Art Ulay beyond Marina
Artperformance art

Ulay beyond Marina

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Giulia Pacciardi

Few people know Ulay, Frank Uwe Laysiepen registry office, for his art and not only for his relationship, both personal and artistic, with the well-known Marina Abramović.
In fact, from the first meeting in 1976 until the unforgettable farewell after a long walk on the Chinese Wall in 1988, the two of them gave birth to artistic performances that have disturbed and touched the whole world.
The Relations Works are perhaps the most famous, a series of artistic performances during which the couple investigated the limits of body and mind but also the theme of man-woman relationships.

But before and after the meeting with what he will often define as his muse, Ulay has carried on his artistic life focused on photography and live performances.
With the former, especially analogical or with the artistic use of Polaroid, he undertook research based on the concepts of identity and body, documenting the culture of transvestites and transsexuals and receiving his first major recognition in 1974.
In that year, in fact, he created for two Amsterdam gallery owners Renais Sense and with them founded the De Appel Foundation.
All his works of that period are closely linked to the concept of feminine sensitivity which, after a process of experimentation, he discovers he has in the first person, and on the representation of androgyny.

In 1976, the year she met Abramović, it was the time of Fototot and There is a Criminal Touch to Art and his art became incredibly more radical.
The second work, which he still signs individually, is a performance made in a Berlin gallery from which he stole a painting by Carl Spitzweg, Adolf Hitler’s favorite painter, and moved it into a house of poor Turkish immigrants.
An important work in the artist’s life that also underlines his strongly conflicting relationship with his German origins.

The following 10 years are punctuated by the performances of the Relations Works made with the Serbian artist naturalized in the USA, some of which took place in Italy as Relation in Space at the Venice Biennale, Relation in Time at the Galleria Studio G7 in Bologna and Imponderabilia, proposed at the Modern Art Gallery in Bologna.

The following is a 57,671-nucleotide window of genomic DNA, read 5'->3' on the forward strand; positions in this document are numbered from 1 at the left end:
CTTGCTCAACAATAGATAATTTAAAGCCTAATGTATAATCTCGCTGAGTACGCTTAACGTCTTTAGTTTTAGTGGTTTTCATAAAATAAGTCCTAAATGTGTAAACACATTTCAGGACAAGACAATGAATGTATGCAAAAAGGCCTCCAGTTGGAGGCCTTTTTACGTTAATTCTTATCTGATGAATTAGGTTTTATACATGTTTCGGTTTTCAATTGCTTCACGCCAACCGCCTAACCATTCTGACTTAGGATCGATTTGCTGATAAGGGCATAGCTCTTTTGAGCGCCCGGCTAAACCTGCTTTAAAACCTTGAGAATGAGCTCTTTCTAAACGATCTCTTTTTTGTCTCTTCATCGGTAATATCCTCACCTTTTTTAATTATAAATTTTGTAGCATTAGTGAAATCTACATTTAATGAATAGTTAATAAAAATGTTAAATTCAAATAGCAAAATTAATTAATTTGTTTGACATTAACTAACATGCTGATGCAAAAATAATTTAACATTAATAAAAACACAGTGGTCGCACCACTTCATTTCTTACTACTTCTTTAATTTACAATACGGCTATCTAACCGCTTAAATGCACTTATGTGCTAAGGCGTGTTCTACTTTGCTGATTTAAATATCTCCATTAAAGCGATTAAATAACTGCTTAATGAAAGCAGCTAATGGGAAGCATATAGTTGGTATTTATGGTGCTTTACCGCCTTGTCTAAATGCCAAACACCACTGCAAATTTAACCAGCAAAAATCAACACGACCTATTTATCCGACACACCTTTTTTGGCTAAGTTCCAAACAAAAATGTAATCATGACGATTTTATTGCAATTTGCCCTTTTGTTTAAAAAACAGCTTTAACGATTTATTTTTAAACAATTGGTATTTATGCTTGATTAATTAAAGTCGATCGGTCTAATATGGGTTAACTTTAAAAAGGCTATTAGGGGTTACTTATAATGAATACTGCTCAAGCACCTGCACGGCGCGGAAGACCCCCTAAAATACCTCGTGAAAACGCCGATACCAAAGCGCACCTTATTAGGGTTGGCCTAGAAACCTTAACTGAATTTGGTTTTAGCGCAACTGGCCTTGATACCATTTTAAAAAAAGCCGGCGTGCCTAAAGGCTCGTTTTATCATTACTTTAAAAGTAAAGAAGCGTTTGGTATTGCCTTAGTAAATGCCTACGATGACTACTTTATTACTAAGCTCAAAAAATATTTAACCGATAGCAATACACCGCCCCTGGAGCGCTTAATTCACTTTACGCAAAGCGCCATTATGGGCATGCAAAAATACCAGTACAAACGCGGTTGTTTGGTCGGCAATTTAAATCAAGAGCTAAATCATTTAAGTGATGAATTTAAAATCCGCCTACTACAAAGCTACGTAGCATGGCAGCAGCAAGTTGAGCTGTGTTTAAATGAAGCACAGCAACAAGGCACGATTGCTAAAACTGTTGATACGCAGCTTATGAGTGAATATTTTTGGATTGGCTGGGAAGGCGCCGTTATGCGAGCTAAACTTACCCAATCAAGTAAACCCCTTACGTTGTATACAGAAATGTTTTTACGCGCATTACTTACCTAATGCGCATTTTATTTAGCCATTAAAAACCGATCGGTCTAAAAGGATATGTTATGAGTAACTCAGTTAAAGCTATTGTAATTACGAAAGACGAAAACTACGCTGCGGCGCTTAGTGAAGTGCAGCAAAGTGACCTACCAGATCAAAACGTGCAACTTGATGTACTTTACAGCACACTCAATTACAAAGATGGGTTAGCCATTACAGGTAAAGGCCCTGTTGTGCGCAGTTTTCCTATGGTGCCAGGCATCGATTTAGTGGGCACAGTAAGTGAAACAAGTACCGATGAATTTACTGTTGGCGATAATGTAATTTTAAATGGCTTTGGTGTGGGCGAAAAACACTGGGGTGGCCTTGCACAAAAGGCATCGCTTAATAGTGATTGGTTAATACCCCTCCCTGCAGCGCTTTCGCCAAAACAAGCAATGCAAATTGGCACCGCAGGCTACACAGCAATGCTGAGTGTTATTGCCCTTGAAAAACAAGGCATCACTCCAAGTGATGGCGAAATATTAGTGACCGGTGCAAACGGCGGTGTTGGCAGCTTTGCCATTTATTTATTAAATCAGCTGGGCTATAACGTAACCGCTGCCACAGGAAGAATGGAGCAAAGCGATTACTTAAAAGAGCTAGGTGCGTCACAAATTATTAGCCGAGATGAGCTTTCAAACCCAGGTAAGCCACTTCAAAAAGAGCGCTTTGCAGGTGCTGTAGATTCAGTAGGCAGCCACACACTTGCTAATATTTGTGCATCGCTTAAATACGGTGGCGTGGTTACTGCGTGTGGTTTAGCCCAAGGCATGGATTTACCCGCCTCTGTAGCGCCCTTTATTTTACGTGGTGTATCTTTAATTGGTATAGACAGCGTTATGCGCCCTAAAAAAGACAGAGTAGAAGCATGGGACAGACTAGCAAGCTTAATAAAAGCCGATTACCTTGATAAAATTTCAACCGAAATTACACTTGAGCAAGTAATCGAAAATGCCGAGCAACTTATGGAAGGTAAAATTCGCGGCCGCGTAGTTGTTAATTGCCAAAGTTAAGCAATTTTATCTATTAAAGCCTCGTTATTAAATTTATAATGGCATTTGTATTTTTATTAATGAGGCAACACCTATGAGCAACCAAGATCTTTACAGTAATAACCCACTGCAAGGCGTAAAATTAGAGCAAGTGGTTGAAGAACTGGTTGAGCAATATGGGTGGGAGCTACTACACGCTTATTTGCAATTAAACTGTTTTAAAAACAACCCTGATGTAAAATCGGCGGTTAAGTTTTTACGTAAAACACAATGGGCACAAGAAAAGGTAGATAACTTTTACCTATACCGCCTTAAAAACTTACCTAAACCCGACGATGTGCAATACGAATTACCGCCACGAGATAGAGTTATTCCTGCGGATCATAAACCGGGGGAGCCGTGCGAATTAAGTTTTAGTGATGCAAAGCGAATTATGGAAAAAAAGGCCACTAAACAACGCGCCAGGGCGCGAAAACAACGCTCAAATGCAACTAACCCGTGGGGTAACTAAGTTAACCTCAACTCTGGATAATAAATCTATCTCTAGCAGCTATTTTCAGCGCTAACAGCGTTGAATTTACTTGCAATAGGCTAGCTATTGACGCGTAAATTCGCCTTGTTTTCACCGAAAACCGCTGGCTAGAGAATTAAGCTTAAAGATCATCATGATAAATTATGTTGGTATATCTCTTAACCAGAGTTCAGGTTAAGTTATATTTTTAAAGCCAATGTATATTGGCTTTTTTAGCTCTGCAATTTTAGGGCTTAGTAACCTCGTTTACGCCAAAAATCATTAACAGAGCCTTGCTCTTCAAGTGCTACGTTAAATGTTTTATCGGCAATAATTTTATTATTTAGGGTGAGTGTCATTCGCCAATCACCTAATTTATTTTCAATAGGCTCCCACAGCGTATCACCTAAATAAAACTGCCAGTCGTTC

Relation in Space

After their separation, which took place during the performance The Wall Walk in China in 1988, the two met several times in courtrooms for the copyright of their works, closing their artistic association forever.

It was from that date that Ulay began his solo career again, concentrating all his work on the photographic medium and on some innovative experiments such as Photograms and Polagrams.
During this period he created Polagram, created between 1990 and 1993, and a few years later the Earth Water Catalogue, a work that focused on the waste of water resources.

Despite the variety of themes he tackled, Ulay has never lost sight of the question of identity, a fundamental theme for all his artistic experimentation, and in 2015 he exhibited Anagrammatic Bodies, a project linked to the photographic collages of the 1970s, in which he reduced his own image into fragments and mixed it with that of models and actresses.

In 2011 he was diagnosed with cancer and, as a cure, he still chooses art, a medium that also allowed him to know his body and endure hard physical and mental suffering.
During this period of treatment, he decided to start a new project alongside director Damjan Kozole, the documentary Project Cancer.
For this reason, he will travel the world, retracing through places the key moments of his existence, performing yet another experiment on his own body:

“At the peak of my career, I treated my body very badly with masochistic, self-aggressive actions, hurting myself. Three years ago I discovered I had cancer. But it had nothing to do with my work: my past performances, in fact, taught me that the mind must be more powerful than the body”.

Ulay’s life is much longer than the 10 years he spent with his former partner Marina Abramović, but all too often it has been reduced to that, also reducing its importance in the world history of performance art.

Artperformance art
Written by Giulia Pacciardi
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